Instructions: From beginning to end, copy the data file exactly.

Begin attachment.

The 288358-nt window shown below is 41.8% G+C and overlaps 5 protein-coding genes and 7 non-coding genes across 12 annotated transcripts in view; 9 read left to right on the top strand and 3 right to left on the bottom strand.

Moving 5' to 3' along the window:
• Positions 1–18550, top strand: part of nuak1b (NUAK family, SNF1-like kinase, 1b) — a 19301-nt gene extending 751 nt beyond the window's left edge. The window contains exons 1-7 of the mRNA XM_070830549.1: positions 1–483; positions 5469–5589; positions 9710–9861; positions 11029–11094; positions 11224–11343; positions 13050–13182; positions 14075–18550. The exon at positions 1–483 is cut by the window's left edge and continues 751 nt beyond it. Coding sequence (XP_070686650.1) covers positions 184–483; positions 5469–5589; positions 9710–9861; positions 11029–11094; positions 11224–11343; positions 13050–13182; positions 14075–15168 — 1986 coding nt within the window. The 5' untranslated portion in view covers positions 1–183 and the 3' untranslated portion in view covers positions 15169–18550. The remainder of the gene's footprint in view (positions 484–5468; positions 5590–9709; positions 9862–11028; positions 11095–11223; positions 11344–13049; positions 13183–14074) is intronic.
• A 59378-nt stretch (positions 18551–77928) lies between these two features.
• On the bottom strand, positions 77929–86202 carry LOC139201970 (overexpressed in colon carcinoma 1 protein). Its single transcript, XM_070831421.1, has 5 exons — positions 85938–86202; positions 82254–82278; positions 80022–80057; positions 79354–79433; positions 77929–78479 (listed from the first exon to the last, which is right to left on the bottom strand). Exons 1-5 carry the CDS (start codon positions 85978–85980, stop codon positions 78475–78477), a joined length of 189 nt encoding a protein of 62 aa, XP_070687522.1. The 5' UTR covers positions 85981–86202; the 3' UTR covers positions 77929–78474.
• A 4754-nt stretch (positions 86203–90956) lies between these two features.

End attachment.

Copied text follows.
The 288358-nt window shown below is 41.8% G+C and overlaps 5 protein-coding genes and 7 non-coding genes across 12 annotated transcripts in view; 9 read left to right on the top strand and 3 right to left on the bottom strand.

Moving 5' to 3' along the window:
• Positions 1–18550, top strand: part of nuak1b (NUAK family, SNF1-like kinase, 1b) — a 19301-nt gene extending 751 nt beyond the window's left edge. The window contains exons 1-7 of the mRNA XM_070830549.1: positions 1–483; positions 5469–5589; positions 9710–9861; positions 11029–11094; positions 11224–11343; positions 13050–13182; positions 14075–18550. The exon at positions 1–483 is cut by the window's left edge and continues 751 nt beyond it. Coding sequence (XP_070686650.1) covers positions 184–483; positions 5469–5589; positions 9710–9861; positions 11029–11094; positions 11224–11343; positions 13050–13182; positions 14075–15168 — 1986 coding nt within the window. The 5' untranslated portion in view covers positions 1–183 and the 3' untranslated portion in view covers positions 15169–18550. The remainder of the gene's footprint in view (positions 484–5468; positions 5590–9709; positions 9862–11028; positions 11095–11223; positions 11344–13049; positions 13183–14074) is intronic.
• A 59378-nt stretch (positions 18551–77928) lies between these two features.
• On the bottom strand, positions 77929–86202 carry LOC139201970 (overexpressed in colon carcinoma 1 protein). Its single transcript, XM_070831421.1, has 5 exons — positions 85938–86202; positions 82254–82278; positions 80022–80057; positions 79354–79433; positions 77929–78479 (listed from the first exon to the last, which is right to left on the bottom strand). Exons 1-5 carry the CDS (start codon positions 85978–85980, stop codon positions 78475–78477), a joined length of 189 nt encoding a protein of 62 aa, XP_070687522.1. The 5' UTR covers positions 85981–86202; the 3' UTR covers positions 77929–78474.
• A 4754-nt stretch (positions 86203–90956) lies between these two features.